Using Self-Organizing Maps to Identify Coherent CONUS Precipitation Regions
We present an objective method to group areas of the Contiguous United States (CONUS) together based on the local annual cycle of precipitation.
This objective method yields regions that have several key differences to popular, subjectively chosen, precipitation regions. The number of regions is a tunable parameter but novel criteria for choosing the most appropriate number of regions are a key innovation.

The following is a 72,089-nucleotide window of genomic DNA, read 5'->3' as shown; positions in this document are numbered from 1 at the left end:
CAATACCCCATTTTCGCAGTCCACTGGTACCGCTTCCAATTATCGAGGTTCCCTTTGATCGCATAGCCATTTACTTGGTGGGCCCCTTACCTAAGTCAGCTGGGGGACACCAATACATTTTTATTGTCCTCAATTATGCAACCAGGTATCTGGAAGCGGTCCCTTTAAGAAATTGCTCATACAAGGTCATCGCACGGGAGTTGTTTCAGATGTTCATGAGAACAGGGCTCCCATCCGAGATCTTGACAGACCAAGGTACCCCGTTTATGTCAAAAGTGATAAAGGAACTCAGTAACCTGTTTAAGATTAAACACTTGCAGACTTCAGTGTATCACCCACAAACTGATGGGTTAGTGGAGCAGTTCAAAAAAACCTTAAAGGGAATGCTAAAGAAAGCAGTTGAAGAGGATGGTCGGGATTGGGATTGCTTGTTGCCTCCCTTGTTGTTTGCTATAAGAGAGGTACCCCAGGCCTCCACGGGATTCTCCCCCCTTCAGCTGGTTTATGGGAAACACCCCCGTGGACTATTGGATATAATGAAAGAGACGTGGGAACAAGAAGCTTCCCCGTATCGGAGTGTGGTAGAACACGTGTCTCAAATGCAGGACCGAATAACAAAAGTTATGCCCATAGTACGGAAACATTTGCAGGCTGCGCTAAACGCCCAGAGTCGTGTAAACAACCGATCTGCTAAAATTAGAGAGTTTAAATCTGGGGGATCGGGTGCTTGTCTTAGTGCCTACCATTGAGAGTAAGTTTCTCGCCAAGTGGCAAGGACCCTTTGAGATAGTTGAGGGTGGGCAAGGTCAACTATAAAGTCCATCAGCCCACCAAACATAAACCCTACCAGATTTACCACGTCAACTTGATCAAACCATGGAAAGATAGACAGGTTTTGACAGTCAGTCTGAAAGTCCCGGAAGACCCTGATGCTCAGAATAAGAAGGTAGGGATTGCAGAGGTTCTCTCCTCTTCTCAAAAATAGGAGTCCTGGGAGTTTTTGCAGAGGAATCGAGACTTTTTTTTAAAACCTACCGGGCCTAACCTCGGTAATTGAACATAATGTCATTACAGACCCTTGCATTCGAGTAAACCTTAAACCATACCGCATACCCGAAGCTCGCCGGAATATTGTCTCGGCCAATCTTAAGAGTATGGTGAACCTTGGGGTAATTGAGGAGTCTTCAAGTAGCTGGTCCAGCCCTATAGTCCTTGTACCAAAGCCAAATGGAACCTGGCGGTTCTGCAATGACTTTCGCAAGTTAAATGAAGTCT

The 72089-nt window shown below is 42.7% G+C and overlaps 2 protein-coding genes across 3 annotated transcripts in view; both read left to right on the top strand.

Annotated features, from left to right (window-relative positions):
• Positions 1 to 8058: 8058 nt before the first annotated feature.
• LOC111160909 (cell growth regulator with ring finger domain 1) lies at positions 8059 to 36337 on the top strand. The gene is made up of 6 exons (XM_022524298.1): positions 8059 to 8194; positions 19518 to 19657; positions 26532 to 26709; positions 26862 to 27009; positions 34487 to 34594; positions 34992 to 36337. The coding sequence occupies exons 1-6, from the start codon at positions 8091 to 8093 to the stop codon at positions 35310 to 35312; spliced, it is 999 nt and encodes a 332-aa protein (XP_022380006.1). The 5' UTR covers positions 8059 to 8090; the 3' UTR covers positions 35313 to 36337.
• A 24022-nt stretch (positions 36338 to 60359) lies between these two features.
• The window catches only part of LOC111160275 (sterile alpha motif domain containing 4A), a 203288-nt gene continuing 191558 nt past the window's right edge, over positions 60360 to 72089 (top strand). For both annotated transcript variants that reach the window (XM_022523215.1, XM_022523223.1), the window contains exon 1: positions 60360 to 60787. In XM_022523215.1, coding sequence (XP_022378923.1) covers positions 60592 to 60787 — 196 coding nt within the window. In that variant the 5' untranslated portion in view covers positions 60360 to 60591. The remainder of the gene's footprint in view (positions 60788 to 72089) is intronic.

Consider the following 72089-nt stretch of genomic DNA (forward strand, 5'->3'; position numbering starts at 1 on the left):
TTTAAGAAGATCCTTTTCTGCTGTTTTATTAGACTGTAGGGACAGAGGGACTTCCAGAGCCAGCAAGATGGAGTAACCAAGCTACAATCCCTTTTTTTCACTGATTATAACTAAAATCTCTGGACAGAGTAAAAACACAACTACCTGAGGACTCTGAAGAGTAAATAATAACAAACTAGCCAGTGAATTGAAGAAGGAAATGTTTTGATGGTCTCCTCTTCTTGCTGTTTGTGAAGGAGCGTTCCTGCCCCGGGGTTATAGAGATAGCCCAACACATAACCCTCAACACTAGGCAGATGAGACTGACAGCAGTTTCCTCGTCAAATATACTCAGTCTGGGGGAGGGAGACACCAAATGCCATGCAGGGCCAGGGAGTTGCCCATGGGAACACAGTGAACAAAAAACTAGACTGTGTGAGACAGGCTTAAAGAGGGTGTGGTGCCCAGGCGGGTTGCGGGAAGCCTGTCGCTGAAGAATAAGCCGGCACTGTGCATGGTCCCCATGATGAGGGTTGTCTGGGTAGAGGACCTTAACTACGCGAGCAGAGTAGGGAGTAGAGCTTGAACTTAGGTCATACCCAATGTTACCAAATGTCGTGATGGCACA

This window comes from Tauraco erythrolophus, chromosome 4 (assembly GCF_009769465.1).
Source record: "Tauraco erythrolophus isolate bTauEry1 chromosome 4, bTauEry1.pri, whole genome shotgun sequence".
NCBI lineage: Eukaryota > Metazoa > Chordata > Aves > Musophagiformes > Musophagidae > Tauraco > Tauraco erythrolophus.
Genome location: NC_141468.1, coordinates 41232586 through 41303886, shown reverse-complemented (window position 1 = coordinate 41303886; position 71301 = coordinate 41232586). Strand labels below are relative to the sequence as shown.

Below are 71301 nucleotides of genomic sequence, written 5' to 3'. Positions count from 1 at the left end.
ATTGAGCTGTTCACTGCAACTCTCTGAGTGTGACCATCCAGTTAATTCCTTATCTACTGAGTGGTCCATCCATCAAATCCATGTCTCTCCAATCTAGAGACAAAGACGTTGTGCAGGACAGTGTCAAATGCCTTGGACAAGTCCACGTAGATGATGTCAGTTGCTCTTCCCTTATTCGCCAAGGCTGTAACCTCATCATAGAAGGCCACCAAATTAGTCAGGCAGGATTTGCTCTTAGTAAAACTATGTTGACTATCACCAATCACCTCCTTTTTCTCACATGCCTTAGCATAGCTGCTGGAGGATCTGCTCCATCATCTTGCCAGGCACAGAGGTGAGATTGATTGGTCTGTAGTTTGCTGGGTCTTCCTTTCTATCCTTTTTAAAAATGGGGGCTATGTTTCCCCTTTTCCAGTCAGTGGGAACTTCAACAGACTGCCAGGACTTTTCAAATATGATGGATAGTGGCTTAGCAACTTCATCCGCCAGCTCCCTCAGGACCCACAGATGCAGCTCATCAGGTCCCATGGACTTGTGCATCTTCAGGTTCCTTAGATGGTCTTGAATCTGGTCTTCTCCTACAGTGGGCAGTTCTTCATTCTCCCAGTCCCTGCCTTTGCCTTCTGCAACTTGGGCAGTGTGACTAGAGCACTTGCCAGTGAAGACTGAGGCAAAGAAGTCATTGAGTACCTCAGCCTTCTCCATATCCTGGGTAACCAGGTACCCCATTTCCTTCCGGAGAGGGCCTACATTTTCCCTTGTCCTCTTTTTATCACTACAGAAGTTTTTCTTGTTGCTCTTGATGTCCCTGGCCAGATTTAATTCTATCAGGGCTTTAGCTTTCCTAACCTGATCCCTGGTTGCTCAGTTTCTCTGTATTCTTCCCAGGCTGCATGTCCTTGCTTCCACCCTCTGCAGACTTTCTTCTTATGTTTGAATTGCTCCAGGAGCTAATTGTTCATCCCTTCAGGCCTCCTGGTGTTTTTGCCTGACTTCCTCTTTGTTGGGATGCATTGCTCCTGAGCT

The rarity and small spatial scale of extreme precipitation events make statistical analysis difficult; both factors are mitigated by combining events over a region. A methodology is presented to objectively define ‘‘coherent’’ regions wherein data points have matching annual cycles of precipitation. Regions are found by training self-organizing maps (SOMs) on the annual cycle of precipitation for each grid point across the contiguous United States (CONUS). To identify useful numbers of region criteria assess these properties for each region: having many more events than experienced by a single grid point, connectedness, and compactness. Our methodology is applicable across datasets and is tested here on both reanalysis and gridded observational data. Precipitation regions obtained align with large-scale geographical features and are readily interpretable. Useful numbers of regions balance two conflicting preferences: larger regions contain more events and thereby have more robust statistics, but more compact regions allow weather patterns associated with extreme events to be aggregated with confidence.